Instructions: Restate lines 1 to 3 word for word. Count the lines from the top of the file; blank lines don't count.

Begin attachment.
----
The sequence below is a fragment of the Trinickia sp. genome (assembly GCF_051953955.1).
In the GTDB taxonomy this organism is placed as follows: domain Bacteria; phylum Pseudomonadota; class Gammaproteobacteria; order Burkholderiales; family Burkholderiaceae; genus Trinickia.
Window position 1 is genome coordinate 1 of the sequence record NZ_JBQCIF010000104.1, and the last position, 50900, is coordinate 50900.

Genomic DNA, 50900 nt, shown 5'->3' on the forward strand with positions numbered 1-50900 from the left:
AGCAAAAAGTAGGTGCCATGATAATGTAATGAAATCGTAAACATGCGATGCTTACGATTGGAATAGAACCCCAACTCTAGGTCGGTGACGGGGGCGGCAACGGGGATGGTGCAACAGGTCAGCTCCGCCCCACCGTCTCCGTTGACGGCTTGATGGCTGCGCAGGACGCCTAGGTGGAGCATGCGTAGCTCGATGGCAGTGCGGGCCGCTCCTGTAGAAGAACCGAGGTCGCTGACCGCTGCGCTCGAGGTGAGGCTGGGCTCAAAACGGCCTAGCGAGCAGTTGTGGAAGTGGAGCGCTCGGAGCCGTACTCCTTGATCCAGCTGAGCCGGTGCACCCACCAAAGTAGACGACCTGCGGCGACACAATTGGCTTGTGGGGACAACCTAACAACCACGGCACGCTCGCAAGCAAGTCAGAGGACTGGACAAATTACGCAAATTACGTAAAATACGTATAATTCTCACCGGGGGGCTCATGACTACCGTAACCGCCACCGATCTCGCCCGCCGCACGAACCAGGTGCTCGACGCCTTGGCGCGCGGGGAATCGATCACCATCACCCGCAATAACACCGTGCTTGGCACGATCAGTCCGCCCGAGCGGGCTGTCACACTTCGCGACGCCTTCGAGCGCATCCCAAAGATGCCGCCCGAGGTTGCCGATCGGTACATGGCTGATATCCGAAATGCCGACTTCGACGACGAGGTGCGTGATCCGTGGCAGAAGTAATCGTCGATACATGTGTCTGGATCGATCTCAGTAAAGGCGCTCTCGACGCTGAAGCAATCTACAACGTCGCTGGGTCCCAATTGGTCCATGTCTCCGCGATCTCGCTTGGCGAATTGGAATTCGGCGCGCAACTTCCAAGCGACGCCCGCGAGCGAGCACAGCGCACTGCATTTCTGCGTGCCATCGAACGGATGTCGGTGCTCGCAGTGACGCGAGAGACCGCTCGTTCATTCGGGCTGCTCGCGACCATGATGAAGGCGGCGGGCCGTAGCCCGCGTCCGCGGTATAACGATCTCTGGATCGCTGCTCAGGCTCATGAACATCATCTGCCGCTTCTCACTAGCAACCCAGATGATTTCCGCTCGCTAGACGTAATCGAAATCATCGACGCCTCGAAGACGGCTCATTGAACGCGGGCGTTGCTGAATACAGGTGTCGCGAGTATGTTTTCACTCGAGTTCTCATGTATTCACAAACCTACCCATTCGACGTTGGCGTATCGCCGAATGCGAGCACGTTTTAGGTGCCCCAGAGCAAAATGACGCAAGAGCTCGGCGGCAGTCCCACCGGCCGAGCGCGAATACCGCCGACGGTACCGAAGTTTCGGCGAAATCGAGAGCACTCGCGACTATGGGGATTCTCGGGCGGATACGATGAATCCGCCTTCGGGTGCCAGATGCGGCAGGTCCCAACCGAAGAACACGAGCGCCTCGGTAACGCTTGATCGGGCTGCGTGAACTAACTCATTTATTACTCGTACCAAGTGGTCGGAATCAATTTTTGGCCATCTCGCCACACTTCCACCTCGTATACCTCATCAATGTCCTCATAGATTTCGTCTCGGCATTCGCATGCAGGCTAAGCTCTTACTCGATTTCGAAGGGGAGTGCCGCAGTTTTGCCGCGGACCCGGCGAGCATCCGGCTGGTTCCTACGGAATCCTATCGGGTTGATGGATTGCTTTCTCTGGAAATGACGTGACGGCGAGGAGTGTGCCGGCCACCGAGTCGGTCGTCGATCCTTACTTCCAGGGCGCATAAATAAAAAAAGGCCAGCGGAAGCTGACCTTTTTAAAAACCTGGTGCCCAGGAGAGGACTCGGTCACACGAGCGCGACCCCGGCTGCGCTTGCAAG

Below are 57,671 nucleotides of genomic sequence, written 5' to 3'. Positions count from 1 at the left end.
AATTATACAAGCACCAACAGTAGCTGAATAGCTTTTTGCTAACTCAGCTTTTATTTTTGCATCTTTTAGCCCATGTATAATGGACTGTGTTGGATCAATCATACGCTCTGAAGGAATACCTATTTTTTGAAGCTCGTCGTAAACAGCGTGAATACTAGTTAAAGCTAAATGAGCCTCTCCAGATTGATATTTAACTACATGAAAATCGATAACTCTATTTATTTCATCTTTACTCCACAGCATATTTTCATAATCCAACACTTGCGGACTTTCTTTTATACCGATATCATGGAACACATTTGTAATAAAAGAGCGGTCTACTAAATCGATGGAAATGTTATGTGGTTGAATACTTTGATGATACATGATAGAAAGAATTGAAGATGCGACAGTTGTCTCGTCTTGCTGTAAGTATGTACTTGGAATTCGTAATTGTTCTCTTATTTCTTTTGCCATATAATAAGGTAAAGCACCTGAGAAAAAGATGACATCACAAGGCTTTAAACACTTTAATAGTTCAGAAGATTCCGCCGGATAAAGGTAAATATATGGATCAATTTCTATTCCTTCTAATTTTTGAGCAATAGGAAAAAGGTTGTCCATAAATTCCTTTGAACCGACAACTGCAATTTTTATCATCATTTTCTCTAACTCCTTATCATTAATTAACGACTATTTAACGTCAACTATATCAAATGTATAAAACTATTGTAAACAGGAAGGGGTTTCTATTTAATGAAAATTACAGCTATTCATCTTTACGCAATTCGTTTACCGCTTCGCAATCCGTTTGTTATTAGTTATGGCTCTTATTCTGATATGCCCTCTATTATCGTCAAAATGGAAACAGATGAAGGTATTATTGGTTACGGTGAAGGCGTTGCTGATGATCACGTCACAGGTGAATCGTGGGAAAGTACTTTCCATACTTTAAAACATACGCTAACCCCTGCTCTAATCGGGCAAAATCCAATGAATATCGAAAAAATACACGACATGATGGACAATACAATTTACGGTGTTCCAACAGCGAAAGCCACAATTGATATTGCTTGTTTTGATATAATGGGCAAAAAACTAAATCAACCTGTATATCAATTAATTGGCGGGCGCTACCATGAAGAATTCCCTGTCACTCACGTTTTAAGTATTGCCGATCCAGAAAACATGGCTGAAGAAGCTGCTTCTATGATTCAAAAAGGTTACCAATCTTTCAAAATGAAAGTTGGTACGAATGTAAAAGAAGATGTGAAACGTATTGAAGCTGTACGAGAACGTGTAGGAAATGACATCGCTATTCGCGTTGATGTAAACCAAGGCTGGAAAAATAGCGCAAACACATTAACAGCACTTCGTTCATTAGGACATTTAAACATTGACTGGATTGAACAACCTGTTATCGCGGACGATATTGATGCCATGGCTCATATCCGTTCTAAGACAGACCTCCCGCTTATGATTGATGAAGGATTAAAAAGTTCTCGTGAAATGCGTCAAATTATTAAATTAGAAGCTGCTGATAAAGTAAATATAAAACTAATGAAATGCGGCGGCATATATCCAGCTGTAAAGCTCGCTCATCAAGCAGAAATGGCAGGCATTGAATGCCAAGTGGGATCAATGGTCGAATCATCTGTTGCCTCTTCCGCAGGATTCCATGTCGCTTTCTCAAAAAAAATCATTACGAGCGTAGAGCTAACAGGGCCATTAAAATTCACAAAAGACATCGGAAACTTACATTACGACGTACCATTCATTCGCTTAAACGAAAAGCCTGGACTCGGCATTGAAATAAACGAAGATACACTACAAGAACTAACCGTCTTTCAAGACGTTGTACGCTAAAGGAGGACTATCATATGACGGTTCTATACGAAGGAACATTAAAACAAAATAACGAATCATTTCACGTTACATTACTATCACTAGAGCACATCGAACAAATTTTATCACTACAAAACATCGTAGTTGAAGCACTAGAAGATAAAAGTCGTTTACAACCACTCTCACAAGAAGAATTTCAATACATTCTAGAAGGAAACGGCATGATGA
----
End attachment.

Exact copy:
The sequence below is a fragment of the Trinickia sp. genome (assembly GCF_051953955.1).
In the GTDB taxonomy this organism is placed as follows: domain Bacteria; phylum Pseudomonadota; class Gammaproteobacteria; order Burkholderiales; family Burkholderiaceae; genus Trinickia.
Window position 1 is genome coordinate 1 of the sequence record NZ_JBQCIF010000104.1, and the last position, 50900, is coordinate 50900.